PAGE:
When she was 2, Lorraine Woodward was diagnosed with limb-girdle muscular dystrophy, which causes weakness in the arms and legs. Doctors told her family she wouldn’t live past 16.
Now Woodward, 54, is a wife, mother and entrepreneur who refuses to let barriers get in the way of her goals. She is now featured in the Muscular Dystrophy Association’s summer “Live Unlimited” fundraising campaign, and her story is on the association’s website.
“This campaign is about not letting your disabilities define who you are,” said Woodward, who lives in Raleigh.
For the national initiative, people were invited to share how they “live unlimited” by uploading a photo of themselves overcoming obstacles or moving beyond perceived limits.
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With every upload before July 31, program partners donated $5 to help those with muscular dystrophy and amyotrophic lateral sclerosis, known as Lou Gehrig’s disease. The campaign exceeded its $30,000 goal, raising more than $100,000.
Woodward posted a photo of her and her husband and their two grown sons, who both also have muscular dystrophy. In the picture, they are all smiling.
“Featuring Lorraine in this campaign was an easy decision,” Steven M. Derks, president and CEO of the Muscular Dystrophy Association, said in an email. “Her inspiring story, combined with her passion and enthusiasm for helping others with muscle-debilitating diseases, is truly the essence of what it means to live unlimited.”
As a child, Woodward traveled around the United States for treatments. She also rode a bicycle, played with friends at her family’s home in Arkansas and served as her high school’s mascot, a six-legged wampus cat.
Though she couldn’t lift her arms over her head and was forced to wear leg braces, she “could yell the loudest” and snagged a spot on the school’s pep squad.
After graduation, Woodward asked a friend why none of her male classmates had asked her out on a date. She was active and outgoing, after all.
“All the guys were afraid that you were going to die on them,” the friend told her.
Woodward went on to marry Robert. Their older son Nathan, 21, is a student at Southern Methodist University in Texas, and their younger son Alexander, 19, attends Furman University in South Carolina.
In 1992, Woodward founded Woodward Communications, which helps clients with multimedia projects, writing and editing, and web design.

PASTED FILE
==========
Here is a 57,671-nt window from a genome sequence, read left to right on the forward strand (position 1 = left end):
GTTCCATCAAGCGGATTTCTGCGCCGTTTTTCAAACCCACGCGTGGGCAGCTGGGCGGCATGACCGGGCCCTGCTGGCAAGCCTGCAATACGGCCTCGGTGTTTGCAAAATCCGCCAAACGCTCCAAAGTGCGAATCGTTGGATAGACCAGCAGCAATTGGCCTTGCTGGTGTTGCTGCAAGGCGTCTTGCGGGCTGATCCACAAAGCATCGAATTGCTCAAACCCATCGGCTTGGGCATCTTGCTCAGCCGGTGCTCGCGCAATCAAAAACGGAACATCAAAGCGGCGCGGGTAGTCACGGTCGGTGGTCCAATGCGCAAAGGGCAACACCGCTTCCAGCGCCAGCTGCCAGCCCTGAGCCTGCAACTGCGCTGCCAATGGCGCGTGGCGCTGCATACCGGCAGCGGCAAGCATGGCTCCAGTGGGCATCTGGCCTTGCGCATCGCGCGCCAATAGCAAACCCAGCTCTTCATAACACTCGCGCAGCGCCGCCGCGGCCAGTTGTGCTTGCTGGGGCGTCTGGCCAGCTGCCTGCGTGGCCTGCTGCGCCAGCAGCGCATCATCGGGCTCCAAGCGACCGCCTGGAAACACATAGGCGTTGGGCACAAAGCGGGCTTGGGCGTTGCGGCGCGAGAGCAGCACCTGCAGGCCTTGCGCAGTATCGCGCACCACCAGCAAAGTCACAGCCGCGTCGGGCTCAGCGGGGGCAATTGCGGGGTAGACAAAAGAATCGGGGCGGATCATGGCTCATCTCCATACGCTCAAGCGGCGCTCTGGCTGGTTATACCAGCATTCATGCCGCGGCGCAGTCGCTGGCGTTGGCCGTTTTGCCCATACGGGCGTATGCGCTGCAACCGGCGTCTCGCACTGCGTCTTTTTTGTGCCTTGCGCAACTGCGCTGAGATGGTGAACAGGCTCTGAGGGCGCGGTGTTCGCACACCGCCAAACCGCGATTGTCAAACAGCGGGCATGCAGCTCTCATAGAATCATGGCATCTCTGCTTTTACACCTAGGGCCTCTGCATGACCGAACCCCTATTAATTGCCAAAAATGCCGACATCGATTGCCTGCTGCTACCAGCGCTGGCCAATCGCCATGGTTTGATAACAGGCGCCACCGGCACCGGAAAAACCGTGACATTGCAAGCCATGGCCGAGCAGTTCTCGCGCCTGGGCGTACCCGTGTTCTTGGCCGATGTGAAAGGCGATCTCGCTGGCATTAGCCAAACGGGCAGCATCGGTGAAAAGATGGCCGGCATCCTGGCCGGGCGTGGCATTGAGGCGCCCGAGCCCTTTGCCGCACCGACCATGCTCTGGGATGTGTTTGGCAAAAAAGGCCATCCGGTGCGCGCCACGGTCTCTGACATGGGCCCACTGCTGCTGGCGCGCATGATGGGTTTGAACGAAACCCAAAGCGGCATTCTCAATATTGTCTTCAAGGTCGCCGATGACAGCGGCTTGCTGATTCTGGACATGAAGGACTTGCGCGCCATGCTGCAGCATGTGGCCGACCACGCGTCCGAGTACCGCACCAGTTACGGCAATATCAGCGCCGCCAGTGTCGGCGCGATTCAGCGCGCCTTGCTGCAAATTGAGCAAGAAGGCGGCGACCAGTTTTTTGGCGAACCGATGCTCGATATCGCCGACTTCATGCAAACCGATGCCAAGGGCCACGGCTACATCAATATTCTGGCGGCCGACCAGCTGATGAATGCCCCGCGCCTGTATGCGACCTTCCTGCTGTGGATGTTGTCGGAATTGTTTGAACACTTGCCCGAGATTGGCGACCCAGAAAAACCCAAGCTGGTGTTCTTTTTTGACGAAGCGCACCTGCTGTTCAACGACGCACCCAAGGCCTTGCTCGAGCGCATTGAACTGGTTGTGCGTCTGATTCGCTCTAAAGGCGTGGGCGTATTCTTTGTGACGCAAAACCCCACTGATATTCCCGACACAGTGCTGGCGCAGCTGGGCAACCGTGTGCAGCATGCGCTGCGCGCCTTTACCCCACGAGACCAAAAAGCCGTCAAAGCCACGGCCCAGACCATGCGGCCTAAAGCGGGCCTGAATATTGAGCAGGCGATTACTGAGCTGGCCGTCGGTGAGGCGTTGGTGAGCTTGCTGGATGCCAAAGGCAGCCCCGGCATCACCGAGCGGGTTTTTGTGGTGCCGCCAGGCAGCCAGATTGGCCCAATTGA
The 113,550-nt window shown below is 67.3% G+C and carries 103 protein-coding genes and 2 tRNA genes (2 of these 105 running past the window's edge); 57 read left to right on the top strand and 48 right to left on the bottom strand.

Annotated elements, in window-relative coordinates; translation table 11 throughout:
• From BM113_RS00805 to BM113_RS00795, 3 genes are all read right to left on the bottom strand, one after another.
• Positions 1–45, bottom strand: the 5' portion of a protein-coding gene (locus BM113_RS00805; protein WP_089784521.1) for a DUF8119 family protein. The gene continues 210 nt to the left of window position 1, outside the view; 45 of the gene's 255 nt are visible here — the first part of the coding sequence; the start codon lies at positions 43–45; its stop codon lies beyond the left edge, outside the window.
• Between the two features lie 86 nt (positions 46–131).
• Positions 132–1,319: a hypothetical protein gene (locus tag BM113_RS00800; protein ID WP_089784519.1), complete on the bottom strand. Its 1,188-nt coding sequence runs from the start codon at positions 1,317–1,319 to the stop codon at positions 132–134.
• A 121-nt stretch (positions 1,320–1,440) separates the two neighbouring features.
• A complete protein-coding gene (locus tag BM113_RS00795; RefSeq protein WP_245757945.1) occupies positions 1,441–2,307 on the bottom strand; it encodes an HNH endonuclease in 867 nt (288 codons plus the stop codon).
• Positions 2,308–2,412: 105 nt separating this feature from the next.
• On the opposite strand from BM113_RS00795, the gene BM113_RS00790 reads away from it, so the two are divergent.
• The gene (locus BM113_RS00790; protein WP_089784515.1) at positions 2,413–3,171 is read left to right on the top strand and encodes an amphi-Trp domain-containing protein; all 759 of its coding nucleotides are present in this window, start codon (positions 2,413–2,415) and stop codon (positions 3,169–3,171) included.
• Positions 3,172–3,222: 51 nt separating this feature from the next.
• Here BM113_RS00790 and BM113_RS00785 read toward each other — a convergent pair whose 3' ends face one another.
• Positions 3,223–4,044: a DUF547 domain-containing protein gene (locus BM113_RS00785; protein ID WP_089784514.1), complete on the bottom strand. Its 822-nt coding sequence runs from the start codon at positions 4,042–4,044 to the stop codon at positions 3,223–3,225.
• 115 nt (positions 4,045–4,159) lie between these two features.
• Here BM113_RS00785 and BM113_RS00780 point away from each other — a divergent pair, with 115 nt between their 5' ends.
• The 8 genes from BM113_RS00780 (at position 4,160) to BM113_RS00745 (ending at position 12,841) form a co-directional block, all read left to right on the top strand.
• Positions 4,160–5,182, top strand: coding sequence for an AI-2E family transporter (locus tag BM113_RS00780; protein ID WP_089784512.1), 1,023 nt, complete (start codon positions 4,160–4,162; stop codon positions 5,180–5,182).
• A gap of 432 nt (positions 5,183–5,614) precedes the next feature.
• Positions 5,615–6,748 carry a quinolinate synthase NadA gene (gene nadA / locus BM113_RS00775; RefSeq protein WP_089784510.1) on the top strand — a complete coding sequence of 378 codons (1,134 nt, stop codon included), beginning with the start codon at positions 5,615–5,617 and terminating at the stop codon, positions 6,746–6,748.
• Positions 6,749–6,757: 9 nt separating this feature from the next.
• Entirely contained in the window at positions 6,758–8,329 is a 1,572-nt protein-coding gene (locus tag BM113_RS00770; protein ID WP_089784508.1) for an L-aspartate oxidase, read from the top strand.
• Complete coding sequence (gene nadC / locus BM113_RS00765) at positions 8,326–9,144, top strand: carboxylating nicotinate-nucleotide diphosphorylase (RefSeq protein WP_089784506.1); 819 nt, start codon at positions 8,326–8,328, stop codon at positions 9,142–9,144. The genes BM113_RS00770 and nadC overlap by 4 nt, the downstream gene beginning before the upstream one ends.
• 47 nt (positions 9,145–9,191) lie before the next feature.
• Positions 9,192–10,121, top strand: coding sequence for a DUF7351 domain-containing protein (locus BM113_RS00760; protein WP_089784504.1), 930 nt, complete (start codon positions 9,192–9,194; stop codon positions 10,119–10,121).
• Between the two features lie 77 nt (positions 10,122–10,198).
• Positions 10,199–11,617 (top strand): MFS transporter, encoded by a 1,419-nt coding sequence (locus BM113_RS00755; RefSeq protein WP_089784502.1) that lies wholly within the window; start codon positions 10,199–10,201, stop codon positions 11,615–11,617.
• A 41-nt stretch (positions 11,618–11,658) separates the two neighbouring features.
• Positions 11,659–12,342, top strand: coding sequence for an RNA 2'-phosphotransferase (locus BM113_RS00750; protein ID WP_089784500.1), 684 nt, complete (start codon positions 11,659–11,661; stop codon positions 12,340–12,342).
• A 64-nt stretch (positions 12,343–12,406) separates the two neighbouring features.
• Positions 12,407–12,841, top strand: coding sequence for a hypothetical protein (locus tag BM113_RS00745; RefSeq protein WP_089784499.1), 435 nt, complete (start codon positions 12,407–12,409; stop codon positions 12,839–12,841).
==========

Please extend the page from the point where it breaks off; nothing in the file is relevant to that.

She noticed a lack of stock photos of people with disabilities. So she started Realistic Reflections, a photography company that specializes in images of people with disabilities playing, laughing and doing commonplace activities.
When her sons graduated from middle school, they were frustrated by how unattractive their medical equipment was. So Woodward created Lorraine’s Canes, a company that creates fashionable walking canes.
Woodward even set up a beach house, “Lorraine’s Hakuna Matata,” in Carolina Beach to enable people with disabilities to enjoy a stress-free vacation. The house is equipped with a hospital bed, power for oxygen, and more.
In addition to managing her businesses, she volunteers at art and entertainment events and invites people of all ages into an art studio in her garage. To get everything done, she usually wakes up at 6 a.m. and doesn’t go to bed until 11 p.m.
“I want people to know that you can have the life that you want and not let barriers define who you are,” Woodward said. “I’ve tried not to let limits get in front of me.”
But there are still challenges. When she visits her son in Dallas, it’s tough to maneuver her wheelchair on public transportation.
Still, Woodward keeps a positive attitude.
“I’m educating people that you can get involved in your community, even if you’re in a wheelchair,” she said.
Woodward added: “How can you achieve what you want to achieve? There are no limits to what you can do.”
Madison Iszler: 919-836-4952; @madisoniszler